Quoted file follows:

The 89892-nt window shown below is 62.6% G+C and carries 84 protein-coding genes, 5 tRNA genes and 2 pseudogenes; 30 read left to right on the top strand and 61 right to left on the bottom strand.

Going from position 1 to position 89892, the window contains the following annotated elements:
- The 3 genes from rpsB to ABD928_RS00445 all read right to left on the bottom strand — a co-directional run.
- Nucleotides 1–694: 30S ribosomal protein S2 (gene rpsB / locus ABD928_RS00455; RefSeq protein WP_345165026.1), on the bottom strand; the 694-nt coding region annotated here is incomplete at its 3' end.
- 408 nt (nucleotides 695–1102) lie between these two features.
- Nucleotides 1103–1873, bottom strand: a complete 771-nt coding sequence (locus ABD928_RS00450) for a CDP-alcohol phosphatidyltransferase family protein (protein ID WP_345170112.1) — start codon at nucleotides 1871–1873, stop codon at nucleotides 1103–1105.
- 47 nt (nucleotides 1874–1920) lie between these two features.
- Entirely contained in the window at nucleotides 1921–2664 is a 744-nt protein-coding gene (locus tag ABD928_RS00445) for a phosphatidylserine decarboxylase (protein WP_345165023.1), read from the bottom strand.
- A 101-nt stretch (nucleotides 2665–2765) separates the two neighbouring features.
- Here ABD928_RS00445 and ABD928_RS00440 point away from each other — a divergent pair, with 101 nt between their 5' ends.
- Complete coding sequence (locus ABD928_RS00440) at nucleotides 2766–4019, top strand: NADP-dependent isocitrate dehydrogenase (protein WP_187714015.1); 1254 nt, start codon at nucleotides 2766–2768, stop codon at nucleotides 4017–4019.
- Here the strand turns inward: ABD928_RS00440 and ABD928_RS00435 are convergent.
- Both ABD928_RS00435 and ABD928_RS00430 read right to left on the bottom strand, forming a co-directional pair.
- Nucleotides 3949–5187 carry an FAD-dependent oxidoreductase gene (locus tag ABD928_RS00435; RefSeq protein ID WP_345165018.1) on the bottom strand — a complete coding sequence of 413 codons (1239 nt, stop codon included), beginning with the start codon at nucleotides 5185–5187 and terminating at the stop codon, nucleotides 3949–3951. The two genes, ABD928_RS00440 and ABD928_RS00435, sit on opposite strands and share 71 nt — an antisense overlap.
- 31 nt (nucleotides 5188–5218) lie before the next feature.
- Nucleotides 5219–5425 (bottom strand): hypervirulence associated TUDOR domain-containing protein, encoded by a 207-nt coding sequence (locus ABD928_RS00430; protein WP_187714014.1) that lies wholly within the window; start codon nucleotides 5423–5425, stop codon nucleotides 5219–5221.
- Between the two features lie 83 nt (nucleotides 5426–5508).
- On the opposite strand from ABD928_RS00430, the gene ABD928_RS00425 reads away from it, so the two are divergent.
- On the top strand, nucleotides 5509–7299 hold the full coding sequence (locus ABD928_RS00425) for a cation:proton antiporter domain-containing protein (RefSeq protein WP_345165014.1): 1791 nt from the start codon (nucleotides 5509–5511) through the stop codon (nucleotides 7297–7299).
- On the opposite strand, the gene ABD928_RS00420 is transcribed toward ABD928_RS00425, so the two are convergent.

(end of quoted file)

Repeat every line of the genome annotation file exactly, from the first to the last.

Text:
The 89892-nt window shown below is 62.6% G+C and carries 84 protein-coding genes, 5 tRNA genes and 2 pseudogenes; 30 read left to right on the top strand and 61 right to left on the bottom strand.

Going from position 1 to position 89892, the window contains the following annotated elements:
- The 3 genes from rpsB to ABD928_RS00445 all read right to left on the bottom strand — a co-directional run.
- Nucleotides 1–694: 30S ribosomal protein S2 (gene rpsB / locus ABD928_RS00455; RefSeq protein WP_345165026.1), on the bottom strand; the 694-nt coding region annotated here is incomplete at its 3' end.
- 408 nt (nucleotides 695–1102) lie between these two features.
- Nucleotides 1103–1873, bottom strand: a complete 771-nt coding sequence (locus ABD928_RS00450) for a CDP-alcohol phosphatidyltransferase family protein (protein ID WP_345170112.1) — start codon at nucleotides 1871–1873, stop codon at nucleotides 1103–1105.
- 47 nt (nucleotides 1874–1920) lie between these two features.
- Entirely contained in the window at nucleotides 1921–2664 is a 744-nt protein-coding gene (locus tag ABD928_RS00445) for a phosphatidylserine decarboxylase (protein WP_345165023.1), read from the bottom strand.
- A 101-nt stretch (nucleotides 2665–2765) separates the two neighbouring features.
- Here ABD928_RS00445 and ABD928_RS00440 point away from each other — a divergent pair, with 101 nt between their 5' ends.
- Complete coding sequence (locus ABD928_RS00440) at nucleotides 2766–4019, top strand: NADP-dependent isocitrate dehydrogenase (protein WP_187714015.1); 1254 nt, start codon at nucleotides 2766–2768, stop codon at nucleotides 4017–4019.
- Here the strand turns inward: ABD928_RS00440 and ABD928_RS00435 are convergent.
- Both ABD928_RS00435 and ABD928_RS00430 read right to left on the bottom strand, forming a co-directional pair.
- Nucleotides 3949–5187 carry an FAD-dependent oxidoreductase gene (locus tag ABD928_RS00435; RefSeq protein ID WP_345165018.1) on the bottom strand — a complete coding sequence of 413 codons (1239 nt, stop codon included), beginning with the start codon at nucleotides 5185–5187 and terminating at the stop codon, nucleotides 3949–3951. The two genes, ABD928_RS00440 and ABD928_RS00435, sit on opposite strands and share 71 nt — an antisense overlap.
- 31 nt (nucleotides 5188–5218) lie before the next feature.
- Nucleotides 5219–5425 (bottom strand): hypervirulence associated TUDOR domain-containing protein, encoded by a 207-nt coding sequence (locus ABD928_RS00430; protein WP_187714014.1) that lies wholly within the window; start codon nucleotides 5423–5425, stop codon nucleotides 5219–5221.
- Between the two features lie 83 nt (nucleotides 5426–5508).
- On the opposite strand from ABD928_RS00430, the gene ABD928_RS00425 reads away from it, so the two are divergent.
- On the top strand, nucleotides 5509–7299 hold the full coding sequence (locus ABD928_RS00425) for a cation:proton antiporter domain-containing protein (RefSeq protein WP_345165014.1): 1791 nt from the start codon (nucleotides 5509–5511) through the stop codon (nucleotides 7297–7299).
- On the opposite strand, the gene ABD928_RS00420 is transcribed toward ABD928_RS00425, so the two are convergent.